What are the latest developments in stem cells and regenerative medicine in this first week of 2017 and right before the end of the past year? Here are some of the headlines and papers that have popped up that seem notable or surprising. Be sure to also check out our stem cell & regenerative medicine meeting hub for 2017.
Each year I make a list of predictions for the stem cell and regenerative medicine field for the coming new year. Later in this post I list my top 20 stem cell predictions for 2017. In looking at my past predictions I realized this will now be my 7th year doing stem cell/regenerative medicine yearly predictions.
You can see below links to these predictions for past years, which sometimes seems rather far removed from today and in other cases strike me as strangely apropos of our times.
Before the Trump administration rolls in to possibly tie your hands on many important areas of oversight including stem cell clinics, you should take bold action now.
Your CBER branch has been preternaturally quiet on taking actual regulatory actions on stem cell clinics for several years now even though there about 600 such clinics in the U.S. operating without any FDA approvals putting thousands of patients and the stem cell field at risk. Everyone knows that you are now aware of these clinics. One warning letter in a period of years is a drop in the bucket.
For these same past few years you have issued draft guidances that if implemented would substantially change how you regulate stem cells in ways that would quite helpfully put a stop to the mushrooming stem cell clinic industry.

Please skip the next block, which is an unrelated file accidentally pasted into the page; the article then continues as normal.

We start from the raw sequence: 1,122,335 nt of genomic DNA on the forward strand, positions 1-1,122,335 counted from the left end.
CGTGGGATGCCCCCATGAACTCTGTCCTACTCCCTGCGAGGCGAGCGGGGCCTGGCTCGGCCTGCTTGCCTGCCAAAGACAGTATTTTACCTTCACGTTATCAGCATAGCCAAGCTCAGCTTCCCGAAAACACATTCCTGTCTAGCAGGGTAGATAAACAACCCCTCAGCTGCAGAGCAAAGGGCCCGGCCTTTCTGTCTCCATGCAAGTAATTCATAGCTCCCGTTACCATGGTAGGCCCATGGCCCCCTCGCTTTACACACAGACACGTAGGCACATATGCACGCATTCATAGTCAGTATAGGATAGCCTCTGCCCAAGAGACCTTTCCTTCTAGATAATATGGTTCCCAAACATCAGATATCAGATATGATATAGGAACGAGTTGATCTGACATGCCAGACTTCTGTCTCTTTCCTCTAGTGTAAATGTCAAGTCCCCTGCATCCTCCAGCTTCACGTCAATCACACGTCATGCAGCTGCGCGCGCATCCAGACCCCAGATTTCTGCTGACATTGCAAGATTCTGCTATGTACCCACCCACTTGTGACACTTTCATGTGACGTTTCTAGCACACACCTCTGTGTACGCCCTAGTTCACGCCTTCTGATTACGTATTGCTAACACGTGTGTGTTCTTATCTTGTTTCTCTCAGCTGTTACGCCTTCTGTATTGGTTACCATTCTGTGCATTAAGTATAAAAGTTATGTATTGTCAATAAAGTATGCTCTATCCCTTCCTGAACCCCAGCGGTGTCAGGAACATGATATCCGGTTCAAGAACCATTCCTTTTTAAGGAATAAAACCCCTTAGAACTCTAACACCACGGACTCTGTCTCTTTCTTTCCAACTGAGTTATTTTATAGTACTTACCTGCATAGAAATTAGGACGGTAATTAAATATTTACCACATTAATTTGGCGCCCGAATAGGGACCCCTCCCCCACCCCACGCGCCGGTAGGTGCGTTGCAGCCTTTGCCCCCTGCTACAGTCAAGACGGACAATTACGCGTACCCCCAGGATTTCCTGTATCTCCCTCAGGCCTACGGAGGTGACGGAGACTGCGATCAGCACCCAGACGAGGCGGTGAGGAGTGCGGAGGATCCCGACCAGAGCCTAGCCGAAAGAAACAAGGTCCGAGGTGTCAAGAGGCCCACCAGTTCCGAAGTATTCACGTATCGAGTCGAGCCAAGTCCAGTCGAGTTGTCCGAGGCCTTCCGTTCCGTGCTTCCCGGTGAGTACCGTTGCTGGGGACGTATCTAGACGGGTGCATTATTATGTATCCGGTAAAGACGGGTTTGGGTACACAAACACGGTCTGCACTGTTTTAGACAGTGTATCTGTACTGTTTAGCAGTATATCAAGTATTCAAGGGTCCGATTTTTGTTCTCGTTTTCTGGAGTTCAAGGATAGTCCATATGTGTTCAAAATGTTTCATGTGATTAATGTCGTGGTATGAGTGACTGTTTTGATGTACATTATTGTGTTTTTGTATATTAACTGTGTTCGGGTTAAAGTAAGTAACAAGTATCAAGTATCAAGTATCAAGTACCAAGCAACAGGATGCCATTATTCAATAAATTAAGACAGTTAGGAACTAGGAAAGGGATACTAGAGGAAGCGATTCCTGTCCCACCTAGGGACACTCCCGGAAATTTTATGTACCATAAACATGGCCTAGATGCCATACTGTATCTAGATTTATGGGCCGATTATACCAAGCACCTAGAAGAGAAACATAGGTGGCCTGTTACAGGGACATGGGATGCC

You also held two public meetings on stem cells in 2016, which was historic, and you received both verbal and written comments from stakeholders. The REGROW Act is history and the Cures Act is now law, with important language reinforcing your role in stem cell oversight. The clinics do not by any stretch of the imagination meet the hurdles specified in Cures.
In short, much uncertainty is over. And you have done your due diligence. The time is right to tackle the dangerous stem cell clinic problem. You have sent clear signals that you feel strongly about proper stem cell oversight including via a late November opinion piece in the NEJM only a few weeks ago. But words are not enough.
Issue a large coordinated series of warning letters in the next couple weeks to the scores of clinics grossly violating your regulations by experimenting on thousands of patients for profit with unapproved drugs. Now is the time.
After Trump’s inauguration all bets are off as to whether the new administration’s FDA could still do anything about this serious problem. Strike now before his inauguration and make a profound positive difference.